Magic beans aren’t just for kids.
Publisher: Carina Press
First Published: 21st February 2011
Date Reviewed: 3rd March 2011
Jaq’s sister is dying of a disease that only those who live and work in the sky can cure. Knowing that, as an agent of a covert corporation, she can secret herself up to the floating islands courtesy of her colleague’s beanstalk, Jaq prepares to find the antidote. She may also discover her ex-fiancée in the process.
The set-up for Jaq’s Harp is very good, a blend of science fiction and fairytale, and as before for Silver Bound, Drake successfully creates a world that is fascinating to read about. You are given all the details necessary at any given time to imagine the scene.
The characters are interesting and because of the short page count you get to see how they handle a number of different emotions one after another. Jaq is your kick-ass chick and although you know how Jaq’s mind reels at the sight of her boyfriend, it doesn’t stop her later saving the day. The background story of the characters is given enough time so that you understand their love. I think I would’ve liked to see Jaq take more of a role in the retrieval of the antidote but it didn’t hinder the story.
The inclusion of the fairytale works very well, it’s changed enough to be almost Drake’s own work in its entirety. Having the islanders called Giant Corps is surprisingly original because at times it’s easy to forget the children’s story and so the term nudges your memory.
Once again I find myself saying that I would love to read a story that explores Drake’s world further. The book is apt for the time Jaq’s mission would have taken, it’s only a short mission after all, but it would be great to know that you have more space to really enjoy being in the world created.
The only issue I had was with the romance, not because it’s included, but because its initial placement puts a damper on the pacing. The story begins by throwing you into the situation, racing along as Jaq makes her way towards the enemy and then stops suddenly. It stops so that the heroine can meet her hero, which is fine, but when they start considering whether or not to have sex when they should actually be getting the hell out of there it becomes unrealistic, obvious fantasy genre aside. Romance was to be expected with this book but as Drake shows with a well-timed sex scene at the end, there are better places for it.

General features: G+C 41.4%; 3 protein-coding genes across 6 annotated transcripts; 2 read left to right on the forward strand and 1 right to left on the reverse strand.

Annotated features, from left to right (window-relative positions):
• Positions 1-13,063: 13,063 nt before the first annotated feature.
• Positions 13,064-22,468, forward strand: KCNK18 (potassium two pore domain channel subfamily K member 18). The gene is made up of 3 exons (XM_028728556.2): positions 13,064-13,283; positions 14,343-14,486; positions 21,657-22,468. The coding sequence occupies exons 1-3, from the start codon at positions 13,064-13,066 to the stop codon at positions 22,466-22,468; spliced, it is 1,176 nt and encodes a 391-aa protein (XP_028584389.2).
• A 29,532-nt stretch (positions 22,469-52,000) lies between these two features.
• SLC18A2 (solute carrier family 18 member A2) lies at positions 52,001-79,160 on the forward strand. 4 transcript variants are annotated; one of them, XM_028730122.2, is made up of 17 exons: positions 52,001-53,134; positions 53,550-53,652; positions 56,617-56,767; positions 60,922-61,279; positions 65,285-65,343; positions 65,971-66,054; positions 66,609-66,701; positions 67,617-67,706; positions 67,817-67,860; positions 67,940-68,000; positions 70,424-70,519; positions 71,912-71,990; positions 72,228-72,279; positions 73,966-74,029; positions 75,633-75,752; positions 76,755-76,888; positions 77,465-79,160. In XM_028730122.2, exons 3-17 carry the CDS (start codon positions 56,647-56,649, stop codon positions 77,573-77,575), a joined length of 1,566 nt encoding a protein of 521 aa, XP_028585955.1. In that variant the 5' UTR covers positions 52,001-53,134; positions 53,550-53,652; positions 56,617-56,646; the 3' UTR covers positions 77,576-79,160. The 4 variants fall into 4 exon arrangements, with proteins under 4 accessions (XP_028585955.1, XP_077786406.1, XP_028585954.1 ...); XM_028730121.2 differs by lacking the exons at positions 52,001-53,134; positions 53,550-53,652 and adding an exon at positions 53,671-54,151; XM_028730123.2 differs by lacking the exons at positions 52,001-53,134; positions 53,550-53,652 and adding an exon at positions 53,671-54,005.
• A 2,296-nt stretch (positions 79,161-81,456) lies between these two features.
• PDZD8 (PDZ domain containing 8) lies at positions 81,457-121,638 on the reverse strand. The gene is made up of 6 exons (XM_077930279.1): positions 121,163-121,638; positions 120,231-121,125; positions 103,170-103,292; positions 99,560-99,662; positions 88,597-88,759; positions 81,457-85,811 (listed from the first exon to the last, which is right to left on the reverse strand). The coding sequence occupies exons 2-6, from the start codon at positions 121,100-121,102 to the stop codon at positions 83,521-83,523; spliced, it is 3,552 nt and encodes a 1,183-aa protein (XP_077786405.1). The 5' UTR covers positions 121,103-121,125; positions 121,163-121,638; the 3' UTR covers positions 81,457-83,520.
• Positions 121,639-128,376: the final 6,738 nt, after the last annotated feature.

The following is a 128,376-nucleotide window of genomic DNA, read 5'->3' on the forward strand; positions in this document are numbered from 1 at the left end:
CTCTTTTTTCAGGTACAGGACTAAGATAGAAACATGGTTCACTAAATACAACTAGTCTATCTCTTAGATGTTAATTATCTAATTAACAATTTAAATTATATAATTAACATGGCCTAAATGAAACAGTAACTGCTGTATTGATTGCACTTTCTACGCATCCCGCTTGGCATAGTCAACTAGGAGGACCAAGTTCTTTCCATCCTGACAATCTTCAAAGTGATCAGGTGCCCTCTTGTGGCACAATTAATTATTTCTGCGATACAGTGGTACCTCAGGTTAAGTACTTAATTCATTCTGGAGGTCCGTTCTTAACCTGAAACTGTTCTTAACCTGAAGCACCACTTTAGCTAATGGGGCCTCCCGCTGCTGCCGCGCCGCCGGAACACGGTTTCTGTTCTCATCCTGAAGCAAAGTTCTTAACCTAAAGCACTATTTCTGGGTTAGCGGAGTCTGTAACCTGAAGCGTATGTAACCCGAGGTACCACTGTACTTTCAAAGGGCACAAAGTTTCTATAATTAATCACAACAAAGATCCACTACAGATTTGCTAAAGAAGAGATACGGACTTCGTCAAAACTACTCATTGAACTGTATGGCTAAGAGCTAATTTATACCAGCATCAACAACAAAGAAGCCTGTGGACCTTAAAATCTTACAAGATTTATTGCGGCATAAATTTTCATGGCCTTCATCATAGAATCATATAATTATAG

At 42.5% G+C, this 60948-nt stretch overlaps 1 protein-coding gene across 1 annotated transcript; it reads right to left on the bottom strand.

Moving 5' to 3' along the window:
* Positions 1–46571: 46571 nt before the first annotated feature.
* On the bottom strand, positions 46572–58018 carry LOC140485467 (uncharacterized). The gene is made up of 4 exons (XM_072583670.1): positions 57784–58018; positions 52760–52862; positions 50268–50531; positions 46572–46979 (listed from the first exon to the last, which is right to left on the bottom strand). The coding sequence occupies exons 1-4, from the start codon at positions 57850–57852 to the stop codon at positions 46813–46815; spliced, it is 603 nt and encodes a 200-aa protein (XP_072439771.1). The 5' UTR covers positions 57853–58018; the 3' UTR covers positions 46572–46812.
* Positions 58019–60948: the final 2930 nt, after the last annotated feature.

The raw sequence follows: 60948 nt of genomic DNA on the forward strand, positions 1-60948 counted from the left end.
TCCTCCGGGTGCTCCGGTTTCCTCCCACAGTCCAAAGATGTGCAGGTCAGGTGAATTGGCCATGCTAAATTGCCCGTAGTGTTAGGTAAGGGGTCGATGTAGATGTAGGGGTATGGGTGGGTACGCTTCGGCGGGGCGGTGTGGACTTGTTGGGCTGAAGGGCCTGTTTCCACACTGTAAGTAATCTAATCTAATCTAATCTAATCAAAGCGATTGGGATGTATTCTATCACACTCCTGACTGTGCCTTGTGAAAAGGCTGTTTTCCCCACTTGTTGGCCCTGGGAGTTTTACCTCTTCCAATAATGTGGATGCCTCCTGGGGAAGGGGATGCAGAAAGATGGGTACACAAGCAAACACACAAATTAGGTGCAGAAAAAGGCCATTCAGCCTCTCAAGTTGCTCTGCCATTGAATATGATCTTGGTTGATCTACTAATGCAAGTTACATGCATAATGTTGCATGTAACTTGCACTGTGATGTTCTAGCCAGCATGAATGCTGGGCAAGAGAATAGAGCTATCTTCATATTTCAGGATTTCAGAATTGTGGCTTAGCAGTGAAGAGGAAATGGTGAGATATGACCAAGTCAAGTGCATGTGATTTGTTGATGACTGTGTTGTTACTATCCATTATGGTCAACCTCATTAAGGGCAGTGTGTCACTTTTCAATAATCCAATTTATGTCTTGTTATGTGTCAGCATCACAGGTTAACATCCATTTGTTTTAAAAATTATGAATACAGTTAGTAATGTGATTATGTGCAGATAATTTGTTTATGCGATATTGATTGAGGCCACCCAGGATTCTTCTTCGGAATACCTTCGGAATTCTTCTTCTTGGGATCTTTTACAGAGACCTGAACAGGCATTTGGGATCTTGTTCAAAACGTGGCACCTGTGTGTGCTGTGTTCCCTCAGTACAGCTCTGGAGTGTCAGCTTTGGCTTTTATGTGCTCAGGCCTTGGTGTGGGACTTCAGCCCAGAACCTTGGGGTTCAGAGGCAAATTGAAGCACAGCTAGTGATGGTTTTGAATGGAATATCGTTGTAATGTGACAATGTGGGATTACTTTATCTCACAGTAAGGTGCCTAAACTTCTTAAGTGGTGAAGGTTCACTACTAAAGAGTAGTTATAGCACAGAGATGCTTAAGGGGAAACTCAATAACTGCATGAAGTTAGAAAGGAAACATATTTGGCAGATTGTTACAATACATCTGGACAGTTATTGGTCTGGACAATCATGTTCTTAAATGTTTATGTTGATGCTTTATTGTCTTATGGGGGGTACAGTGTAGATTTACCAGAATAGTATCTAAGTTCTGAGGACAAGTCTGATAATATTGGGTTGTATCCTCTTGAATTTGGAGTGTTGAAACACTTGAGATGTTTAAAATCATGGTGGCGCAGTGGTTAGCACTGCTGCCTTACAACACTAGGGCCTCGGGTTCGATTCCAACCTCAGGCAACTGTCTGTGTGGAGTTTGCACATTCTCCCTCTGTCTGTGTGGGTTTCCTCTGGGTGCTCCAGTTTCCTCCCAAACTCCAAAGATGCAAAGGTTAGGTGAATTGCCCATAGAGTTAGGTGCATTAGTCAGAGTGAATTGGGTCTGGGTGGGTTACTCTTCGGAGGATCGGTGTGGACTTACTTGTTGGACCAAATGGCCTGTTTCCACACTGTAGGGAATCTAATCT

To the sex scenes themselves, they are hot. The characters are in love, the details are bold and obvious, the latter more so perhaps than in Silver Bound. The last sex scene ends on a written triumph.
If there’s one single thing I’d like to point out amongst everything else, it’s the inability of the sky-dwellers to look down and the rarity of an earth-dweller looking up. The whole social issue is summed up in that one factor.
If the beanstalk was exciting when conquered once, Jaq’s Harp illustrates that it can be just as exciting when conquered twice.
I received this book for review from Carina Press.
March 31, 2011, 6:29 pm
Good review, sounds interesting.